There’s a Facebook meme going around that asks you to check the applicable box: single, in a relationship, married, engaged or hoping for an act of God. A little over a decade ago I would have checked the last one.
Why? I was in my early 40s and still single, i.e., on a bullet train to a lifetime of sensible lace-up shoes, chin hair and soup for one.
During my early 30s, everyone said, “Don’t worry. You’ll find someone. That lake is packed with trout.” When I reached my mid-30s they said, “You’re so picky! Are front teeth really necessary? And who cares if he drives a moped?” By my late 30s, they were giving me books with titles like Repurposing Your Hope Chest and asking me when I was going to adopt my first cat.
One evening I was invited to a party and a cute single guy named David was in attendance. All the other single women there were vying for his attention, but I was too busy bonding with a hot artichoke dip and a bowl of Fritos. Eventually we were introduced, but when our eyes met, violins refused to play.
After the party I ran into him again, but he didn’t remember me. Then I ran into him again. And again. Each time David looked at me like I was a complete stranger. It didn’t matter what I did—talked pig Latin, made balloon animals, stood on my head and recited the Gettysburg Address—the guy did not remember me! I was starting to take it personally.
In the mean time I was spending hours at the library checking out stacks of books to take home to my husband-less little hovel, petting my imaginary cat (I’m allergic so I couldn’t get a real one) and living my romantic life vicariously through books. One of my favorite books was a novel called The Crimson Petal and the White. When I closed the book for the last time a piece of paper floated out. It was a slip from the library indentifying the last person to check out the book.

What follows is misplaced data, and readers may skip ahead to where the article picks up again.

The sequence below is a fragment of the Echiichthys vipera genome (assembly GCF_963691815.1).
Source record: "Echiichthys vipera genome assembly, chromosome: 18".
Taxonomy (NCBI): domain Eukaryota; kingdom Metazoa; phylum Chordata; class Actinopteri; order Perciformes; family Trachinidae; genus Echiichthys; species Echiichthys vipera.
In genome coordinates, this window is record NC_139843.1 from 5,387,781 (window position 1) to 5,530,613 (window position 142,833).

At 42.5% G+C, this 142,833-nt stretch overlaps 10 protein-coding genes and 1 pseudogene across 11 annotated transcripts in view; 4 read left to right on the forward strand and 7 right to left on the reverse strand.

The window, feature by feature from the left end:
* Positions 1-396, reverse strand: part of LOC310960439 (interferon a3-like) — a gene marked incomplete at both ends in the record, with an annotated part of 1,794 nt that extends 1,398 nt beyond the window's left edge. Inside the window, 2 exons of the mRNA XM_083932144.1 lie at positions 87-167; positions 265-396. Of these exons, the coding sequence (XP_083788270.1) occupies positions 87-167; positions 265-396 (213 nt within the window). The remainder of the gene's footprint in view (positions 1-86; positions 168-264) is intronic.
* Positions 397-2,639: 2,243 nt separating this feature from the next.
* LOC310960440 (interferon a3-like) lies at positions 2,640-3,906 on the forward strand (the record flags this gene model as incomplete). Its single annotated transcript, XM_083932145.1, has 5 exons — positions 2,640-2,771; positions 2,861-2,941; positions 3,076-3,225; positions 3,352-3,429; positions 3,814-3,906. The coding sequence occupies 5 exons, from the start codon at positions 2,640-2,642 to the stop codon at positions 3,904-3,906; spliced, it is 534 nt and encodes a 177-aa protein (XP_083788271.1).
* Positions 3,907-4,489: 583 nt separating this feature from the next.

After I returned the library book I ran into David yet again. As usual he said, “Have we met before?”
“Only nine or 10 times before,” I said. “And by the way, we checked out the same book.”
I told him the title and suddenly the dark clouds of disregard parted and David really looked at me for the first time.
“I loved that book!” he said.
“So did I!” I said.
And that’s when we both heard it: the sound of violins. Maybe that’s because we’d bumped into each other at the symphony, but still….
Two years later we got married. Our wedding was lovely and when I was walking down the aisle I overheard one of my relatives whisper, “About time we found a buyer for the Yugo.”
Twelve years later I’m grateful Cupid was so darn persistent.
Karin Gillespie is a local author and this is a true story except for the symphony, the balloon animals and the Gettysburg Address. Visit her at Karingillespie.net
This article appears in the February/March 2015 issue of Augusta Magazine.